On February 24, 2023, the Center for Latin American Studies at UC Berkeley screened Lucía Kaplan’s La Vocera (2020), the third of a four-part event series highlighting the struggles for the defense of “territory and life” in Mexico. In her introduction to the film, Dr. Rocío Moreno told the audience that “we don’t need to go to Chiapas” to support Indigenous peoples’ struggles or to participate in efforts to take care of Indigenous land, because those battles also exist right here in the United States. Moreno is a member of the Coca Indigenous community of Mezcala, located along the coast of Lake Chapala in the state of Jalisco.
Throughout this CLAS-sponsored series, Moreno and I wanted to underscore that the struggles of the South are also present north of the Mexico–U.S. border. The polluted waters, ecocide, and public health crises of the Santiago River in Jalisco exposed in Eugenio Polgovsky’s Resurrection (2016) have their counterpart in the Central Valley of California, where human lives, soil, and waterways also bear the residues of capital-intensive development projects called megaproyectos in Spanish.
Beyond exposing these struggles, we wanted to invite people to consider that transformative grassroots practices for ecological and social revitalization are equally present in the North and the South, despite the dire state of our environmental and sociocultural landscapes. Dr. Moreno’s inaugural talk emphasized this shared plight through the decolonial and community-based methodologies that have reinforced the history, foodscapes, and educational autonomy of the Coca people alongside legal battles for land restitution in the town of Mezcala, Jalisco. These same strategies for biocultural revitalization are also being put to work here in the East Bay by the Sogorea Te’ Land Trust, an organization run by urban Indigenous women who have worked to recover the sacred land, language, and practices in Huchiun—the ancestral land of the Lisjan Ohlone people.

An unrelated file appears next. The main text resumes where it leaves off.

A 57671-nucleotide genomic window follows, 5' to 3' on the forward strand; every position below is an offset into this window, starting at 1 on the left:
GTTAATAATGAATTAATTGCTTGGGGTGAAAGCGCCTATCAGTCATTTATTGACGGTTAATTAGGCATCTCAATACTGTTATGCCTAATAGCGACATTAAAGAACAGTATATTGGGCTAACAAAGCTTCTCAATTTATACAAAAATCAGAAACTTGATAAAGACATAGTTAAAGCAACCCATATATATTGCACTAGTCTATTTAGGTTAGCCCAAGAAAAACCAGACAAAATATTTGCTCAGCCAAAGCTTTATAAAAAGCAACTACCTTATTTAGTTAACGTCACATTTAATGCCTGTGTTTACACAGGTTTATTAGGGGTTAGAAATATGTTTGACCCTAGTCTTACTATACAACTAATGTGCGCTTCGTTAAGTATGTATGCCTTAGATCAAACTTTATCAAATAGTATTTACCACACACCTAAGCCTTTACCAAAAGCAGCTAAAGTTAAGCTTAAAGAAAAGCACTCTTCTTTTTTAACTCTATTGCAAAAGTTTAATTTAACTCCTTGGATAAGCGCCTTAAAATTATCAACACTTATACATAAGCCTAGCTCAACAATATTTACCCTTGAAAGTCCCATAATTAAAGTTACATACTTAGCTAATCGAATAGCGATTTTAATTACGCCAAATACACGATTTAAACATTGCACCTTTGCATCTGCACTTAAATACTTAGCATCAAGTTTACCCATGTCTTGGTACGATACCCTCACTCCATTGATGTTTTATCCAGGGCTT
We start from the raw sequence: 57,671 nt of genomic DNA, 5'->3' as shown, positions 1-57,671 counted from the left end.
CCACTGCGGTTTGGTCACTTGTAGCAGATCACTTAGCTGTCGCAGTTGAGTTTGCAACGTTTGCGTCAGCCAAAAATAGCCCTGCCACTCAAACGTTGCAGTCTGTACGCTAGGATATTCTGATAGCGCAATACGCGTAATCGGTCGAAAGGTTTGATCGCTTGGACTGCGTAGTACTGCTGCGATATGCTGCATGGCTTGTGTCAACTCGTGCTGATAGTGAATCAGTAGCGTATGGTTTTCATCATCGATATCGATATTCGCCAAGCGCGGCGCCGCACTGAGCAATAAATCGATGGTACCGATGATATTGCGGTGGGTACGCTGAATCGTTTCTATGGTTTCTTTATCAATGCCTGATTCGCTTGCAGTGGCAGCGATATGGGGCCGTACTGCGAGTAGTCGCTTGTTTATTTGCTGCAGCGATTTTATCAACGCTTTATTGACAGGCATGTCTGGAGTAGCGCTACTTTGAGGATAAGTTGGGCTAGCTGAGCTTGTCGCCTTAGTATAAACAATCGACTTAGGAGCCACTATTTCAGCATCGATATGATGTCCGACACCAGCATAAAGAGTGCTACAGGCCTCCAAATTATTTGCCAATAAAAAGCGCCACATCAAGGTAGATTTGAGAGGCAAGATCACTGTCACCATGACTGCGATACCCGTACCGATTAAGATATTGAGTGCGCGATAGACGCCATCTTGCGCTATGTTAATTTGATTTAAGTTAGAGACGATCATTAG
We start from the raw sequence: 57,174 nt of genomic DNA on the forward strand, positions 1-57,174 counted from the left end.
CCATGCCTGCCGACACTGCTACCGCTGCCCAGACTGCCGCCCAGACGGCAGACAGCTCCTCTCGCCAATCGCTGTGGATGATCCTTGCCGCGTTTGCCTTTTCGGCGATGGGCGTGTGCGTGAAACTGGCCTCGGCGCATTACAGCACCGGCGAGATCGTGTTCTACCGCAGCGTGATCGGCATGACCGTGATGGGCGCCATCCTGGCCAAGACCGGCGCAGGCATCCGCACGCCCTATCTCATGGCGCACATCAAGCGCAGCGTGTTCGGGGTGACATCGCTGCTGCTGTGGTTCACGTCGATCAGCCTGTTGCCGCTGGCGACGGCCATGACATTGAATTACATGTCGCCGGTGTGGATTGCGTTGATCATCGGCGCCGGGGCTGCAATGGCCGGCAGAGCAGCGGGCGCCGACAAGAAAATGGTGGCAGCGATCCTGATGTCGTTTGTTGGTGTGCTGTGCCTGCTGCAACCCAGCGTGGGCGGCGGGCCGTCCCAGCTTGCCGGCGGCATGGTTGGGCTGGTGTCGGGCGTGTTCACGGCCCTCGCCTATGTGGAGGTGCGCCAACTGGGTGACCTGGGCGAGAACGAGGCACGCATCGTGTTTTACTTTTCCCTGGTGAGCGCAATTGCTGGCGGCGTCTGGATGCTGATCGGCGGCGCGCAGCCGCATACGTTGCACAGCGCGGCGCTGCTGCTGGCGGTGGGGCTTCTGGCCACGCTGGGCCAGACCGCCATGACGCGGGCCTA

With explicit recognition of the woman-led work taking place across Indigenous communities, the effort of “rematriation” was intentionally placed at the center of the final conversation between Corrina Gould (Ohlone) of Sogorea Te’ Land Trust and Moreno, who also serves on the Indigenous Governing Council of Mexico’s Congreso Nacional Indígena (CNI, National Indigenous Congress). Sharing their respective communities’ history of colonization and resistance, Gould and Moreno both provided a clear invitation to critically re-envision our relationship to the land where we live in order to make visible that other worlds are possible, no matter where we stand.